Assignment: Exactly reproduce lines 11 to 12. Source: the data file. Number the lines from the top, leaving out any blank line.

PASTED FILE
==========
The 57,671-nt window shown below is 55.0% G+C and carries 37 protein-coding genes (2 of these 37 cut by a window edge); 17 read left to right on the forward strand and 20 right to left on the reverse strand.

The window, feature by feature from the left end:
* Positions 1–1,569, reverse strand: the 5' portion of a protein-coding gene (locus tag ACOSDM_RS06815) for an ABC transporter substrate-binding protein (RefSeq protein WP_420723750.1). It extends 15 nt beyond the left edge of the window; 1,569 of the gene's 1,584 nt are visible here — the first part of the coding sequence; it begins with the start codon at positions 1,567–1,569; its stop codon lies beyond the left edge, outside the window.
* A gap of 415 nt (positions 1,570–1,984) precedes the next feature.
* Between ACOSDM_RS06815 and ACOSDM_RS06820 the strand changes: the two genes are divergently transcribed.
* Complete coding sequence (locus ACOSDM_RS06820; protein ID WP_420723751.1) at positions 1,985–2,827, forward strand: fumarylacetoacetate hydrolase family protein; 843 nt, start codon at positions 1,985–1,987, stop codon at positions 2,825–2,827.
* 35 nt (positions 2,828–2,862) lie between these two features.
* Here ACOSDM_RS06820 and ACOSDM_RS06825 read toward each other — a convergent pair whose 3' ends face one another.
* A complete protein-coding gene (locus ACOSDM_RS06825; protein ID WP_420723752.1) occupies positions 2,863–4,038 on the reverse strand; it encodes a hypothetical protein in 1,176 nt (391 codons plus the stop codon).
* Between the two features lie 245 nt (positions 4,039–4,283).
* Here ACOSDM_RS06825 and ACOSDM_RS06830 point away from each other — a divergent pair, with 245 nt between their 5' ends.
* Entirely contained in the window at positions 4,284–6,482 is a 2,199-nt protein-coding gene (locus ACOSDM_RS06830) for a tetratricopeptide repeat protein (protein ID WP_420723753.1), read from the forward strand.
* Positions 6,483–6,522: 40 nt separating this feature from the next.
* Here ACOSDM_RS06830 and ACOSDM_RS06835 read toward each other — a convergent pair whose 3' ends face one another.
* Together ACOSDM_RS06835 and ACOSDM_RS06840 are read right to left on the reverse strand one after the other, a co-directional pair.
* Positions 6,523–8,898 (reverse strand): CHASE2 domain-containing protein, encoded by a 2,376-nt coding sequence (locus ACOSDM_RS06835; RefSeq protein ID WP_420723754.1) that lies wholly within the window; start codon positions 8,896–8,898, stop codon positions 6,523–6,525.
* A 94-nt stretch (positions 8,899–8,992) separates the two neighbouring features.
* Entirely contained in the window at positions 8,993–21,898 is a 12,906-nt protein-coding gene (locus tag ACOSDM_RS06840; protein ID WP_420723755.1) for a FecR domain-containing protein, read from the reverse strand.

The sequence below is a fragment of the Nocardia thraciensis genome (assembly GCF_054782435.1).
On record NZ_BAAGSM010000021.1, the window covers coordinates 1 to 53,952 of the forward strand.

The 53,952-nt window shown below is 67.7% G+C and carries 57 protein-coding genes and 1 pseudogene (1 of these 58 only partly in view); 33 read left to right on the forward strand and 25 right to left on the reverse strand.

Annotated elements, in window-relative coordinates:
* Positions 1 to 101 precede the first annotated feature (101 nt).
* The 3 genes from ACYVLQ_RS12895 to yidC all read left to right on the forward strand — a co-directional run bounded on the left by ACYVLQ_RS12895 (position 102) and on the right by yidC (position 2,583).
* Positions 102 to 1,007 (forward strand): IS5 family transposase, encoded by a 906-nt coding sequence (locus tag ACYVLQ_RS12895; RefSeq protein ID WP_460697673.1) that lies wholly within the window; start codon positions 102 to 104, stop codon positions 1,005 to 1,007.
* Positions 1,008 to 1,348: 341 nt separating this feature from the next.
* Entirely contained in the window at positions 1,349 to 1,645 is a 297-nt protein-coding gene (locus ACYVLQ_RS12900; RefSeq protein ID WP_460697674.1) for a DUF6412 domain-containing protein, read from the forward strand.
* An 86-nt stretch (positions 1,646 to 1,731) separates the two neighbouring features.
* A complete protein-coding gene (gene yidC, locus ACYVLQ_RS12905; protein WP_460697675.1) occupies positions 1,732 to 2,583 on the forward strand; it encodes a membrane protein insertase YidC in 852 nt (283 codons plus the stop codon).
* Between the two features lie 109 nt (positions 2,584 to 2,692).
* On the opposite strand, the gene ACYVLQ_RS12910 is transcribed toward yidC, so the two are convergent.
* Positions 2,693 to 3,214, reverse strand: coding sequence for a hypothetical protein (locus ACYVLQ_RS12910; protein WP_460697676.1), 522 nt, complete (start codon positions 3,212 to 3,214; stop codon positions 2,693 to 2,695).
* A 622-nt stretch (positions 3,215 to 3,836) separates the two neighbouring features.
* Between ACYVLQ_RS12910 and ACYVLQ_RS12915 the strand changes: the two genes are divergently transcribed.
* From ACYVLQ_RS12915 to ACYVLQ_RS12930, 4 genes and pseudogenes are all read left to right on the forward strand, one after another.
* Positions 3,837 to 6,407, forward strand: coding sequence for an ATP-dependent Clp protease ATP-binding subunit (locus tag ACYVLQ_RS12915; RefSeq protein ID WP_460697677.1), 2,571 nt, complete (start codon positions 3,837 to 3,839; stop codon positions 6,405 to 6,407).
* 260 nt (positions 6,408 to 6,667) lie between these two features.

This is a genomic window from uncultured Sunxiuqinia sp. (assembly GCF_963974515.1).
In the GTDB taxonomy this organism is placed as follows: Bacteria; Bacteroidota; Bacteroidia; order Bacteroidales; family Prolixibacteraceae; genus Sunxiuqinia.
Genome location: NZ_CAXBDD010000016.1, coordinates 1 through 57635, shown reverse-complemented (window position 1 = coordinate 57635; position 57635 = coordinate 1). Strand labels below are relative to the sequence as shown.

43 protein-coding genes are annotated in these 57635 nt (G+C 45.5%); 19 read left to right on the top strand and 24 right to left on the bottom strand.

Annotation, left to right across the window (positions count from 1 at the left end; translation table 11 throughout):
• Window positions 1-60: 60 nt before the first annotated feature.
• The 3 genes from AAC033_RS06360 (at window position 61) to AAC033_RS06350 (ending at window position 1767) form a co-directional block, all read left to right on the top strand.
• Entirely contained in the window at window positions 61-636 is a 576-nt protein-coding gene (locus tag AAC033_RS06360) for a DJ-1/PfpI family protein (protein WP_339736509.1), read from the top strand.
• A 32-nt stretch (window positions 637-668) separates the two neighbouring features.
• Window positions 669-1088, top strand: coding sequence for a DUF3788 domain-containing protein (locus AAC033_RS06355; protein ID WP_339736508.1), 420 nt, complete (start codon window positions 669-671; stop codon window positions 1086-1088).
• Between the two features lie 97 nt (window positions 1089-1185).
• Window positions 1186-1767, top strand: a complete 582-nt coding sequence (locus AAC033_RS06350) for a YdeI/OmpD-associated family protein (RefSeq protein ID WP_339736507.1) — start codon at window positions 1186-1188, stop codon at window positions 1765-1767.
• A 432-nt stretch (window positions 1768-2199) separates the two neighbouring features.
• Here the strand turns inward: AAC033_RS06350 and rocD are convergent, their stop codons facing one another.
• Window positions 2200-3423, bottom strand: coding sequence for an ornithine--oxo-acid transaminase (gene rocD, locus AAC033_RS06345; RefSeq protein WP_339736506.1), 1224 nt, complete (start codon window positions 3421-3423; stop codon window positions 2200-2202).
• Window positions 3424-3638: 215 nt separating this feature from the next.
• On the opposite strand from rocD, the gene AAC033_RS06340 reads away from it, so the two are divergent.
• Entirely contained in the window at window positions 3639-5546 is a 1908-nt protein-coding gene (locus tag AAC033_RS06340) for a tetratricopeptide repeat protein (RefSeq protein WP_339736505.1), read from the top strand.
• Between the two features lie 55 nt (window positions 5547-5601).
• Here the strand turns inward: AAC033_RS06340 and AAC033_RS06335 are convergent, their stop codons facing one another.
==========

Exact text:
* Here ACOSDM_RS06825 and ACOSDM_RS06830 point away from each other — a divergent pair, with 245 nt between their 5' ends.
* Entirely contained in the window at positions 4,284–6,482 is a 2,199-nt protein-coding gene (locus ACOSDM_RS06830) for a tetratricopeptide repeat protein (protein ID WP_420723753.1), read from the forward strand.